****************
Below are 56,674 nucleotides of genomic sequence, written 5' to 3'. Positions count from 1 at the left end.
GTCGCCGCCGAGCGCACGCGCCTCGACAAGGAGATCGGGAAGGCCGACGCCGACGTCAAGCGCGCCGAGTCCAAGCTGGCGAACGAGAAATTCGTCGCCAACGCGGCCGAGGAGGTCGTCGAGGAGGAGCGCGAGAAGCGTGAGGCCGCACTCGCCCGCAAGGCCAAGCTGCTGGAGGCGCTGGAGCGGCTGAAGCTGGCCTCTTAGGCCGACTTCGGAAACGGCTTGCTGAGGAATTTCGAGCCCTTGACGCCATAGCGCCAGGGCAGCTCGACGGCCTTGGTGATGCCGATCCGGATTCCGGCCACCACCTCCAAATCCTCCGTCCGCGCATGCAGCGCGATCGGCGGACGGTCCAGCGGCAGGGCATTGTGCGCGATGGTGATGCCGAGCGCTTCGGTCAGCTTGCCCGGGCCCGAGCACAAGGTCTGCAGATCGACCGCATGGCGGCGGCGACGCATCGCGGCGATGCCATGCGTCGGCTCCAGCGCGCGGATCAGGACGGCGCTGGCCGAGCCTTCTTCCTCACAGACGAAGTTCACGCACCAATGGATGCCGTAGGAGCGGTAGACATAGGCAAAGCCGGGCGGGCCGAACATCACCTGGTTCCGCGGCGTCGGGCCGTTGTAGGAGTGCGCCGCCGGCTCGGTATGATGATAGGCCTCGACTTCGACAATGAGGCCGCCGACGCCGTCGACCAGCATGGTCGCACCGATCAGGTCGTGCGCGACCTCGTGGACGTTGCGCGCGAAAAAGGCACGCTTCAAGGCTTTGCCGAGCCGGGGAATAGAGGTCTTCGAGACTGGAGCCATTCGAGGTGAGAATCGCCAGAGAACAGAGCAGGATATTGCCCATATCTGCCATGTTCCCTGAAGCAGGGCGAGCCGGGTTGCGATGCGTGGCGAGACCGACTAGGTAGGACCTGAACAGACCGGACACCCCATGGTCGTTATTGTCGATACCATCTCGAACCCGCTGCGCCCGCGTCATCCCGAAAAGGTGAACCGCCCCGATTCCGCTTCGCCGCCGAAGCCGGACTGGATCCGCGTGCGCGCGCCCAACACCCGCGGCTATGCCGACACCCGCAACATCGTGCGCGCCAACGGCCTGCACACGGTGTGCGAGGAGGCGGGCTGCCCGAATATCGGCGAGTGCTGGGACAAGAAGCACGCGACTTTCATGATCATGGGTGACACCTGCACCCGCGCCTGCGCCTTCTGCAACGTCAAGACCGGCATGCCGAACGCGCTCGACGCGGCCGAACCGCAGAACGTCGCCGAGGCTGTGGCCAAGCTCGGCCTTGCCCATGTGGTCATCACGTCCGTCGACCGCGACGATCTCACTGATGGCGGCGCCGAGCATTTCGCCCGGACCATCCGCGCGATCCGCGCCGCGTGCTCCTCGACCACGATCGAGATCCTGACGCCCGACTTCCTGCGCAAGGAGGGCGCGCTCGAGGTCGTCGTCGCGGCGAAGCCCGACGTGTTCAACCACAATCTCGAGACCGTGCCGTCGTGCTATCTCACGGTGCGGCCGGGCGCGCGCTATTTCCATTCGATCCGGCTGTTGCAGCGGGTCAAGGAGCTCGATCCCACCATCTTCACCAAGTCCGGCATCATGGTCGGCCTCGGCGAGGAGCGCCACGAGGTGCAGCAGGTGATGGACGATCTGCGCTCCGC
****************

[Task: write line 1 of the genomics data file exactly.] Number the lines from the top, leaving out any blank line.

Below are 56,674 nucleotides of genomic sequence, written 5' to 3'. Positions count from 1 at the left end.